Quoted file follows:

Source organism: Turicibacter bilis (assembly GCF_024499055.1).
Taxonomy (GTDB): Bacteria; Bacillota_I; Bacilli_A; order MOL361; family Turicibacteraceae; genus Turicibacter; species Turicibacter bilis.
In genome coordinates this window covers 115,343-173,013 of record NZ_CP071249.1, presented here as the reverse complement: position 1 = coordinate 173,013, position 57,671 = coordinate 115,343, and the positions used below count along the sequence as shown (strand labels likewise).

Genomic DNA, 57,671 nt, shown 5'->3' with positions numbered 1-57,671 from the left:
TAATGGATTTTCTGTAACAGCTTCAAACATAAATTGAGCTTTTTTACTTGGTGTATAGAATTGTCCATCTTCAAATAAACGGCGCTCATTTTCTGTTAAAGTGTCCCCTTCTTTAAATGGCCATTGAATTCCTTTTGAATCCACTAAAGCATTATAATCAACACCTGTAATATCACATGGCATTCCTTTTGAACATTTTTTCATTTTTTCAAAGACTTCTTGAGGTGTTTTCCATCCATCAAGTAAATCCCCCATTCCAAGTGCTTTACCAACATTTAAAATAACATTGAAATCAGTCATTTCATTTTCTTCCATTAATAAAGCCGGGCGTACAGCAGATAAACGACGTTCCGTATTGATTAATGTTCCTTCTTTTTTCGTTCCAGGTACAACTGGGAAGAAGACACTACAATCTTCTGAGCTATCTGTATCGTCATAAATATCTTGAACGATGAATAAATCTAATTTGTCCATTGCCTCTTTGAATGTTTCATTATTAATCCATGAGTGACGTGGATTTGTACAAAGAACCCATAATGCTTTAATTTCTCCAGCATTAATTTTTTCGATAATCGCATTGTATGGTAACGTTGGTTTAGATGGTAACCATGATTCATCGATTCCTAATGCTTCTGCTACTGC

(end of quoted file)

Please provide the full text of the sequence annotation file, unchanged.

Source organism: Turicibacter bilis (assembly GCF_024499055.1).
Taxonomy (GTDB): Bacteria; Bacillota_I; Bacilli_A; order MOL361; family Turicibacteraceae; genus Turicibacter; species Turicibacter bilis.
In genome coordinates this window covers 115,343-173,013 of record NZ_CP071249.1, presented here as the reverse complement: position 1 = coordinate 173,013, position 57,671 = coordinate 115,343, and the positions used below count along the sequence as shown (strand labels likewise).

Genomic DNA, 57,671 nt, shown 5'->3' with positions numbered 1-57,671 from the left:
TAATGGATTTTCTGTAACAGCTTCAAACATAAATTGAGCTTTTTTACTTGGTGTATAGAATTGTCCATCTTCAAATAAACGGCGCTCATTTTCTGTTAAAGTGTCCCCTTCTTTAAATGGCCATTGAATTCCTTTTGAATCCACTAAAGCATTATAATCAACACCTGTAATATCACATGGCATTCCTTTTGAACATTTTTTCATTTTTTCAAAGACTTCTTGAGGTGTTTTCCATCCATCAAGTAAATCCCCCATTCCAAGTGCTTTACCAACATTTAAAATAACATTGAAATCAGTCATTTCATTTTCTTCCATTAATAAAGCCGGGCGTACAGCAGATAAACGACGTTCCGTATTGATTAATGTTCCTTCTTTTTTCGTTCCAGGTACAACTGGGAAGAAGACACTACAATCTTCTGAGCTATCTGTATCGTCATAAATATCTTGAACGATGAATAAATCTAATTTGTCCATTGCCTCTTTGAATGTTTCATTATTAATCCATGAGTGACGTGGATTTGTACAAAGAACCCATAATGCTTTAATTTCTCCAGCATTAATTTTTTCGATAATCGCATTGTATGGTAACGTTGGTTTAGATGGTAACCATGATTCATCGATTCCTAATGCTTCTGCTACTGC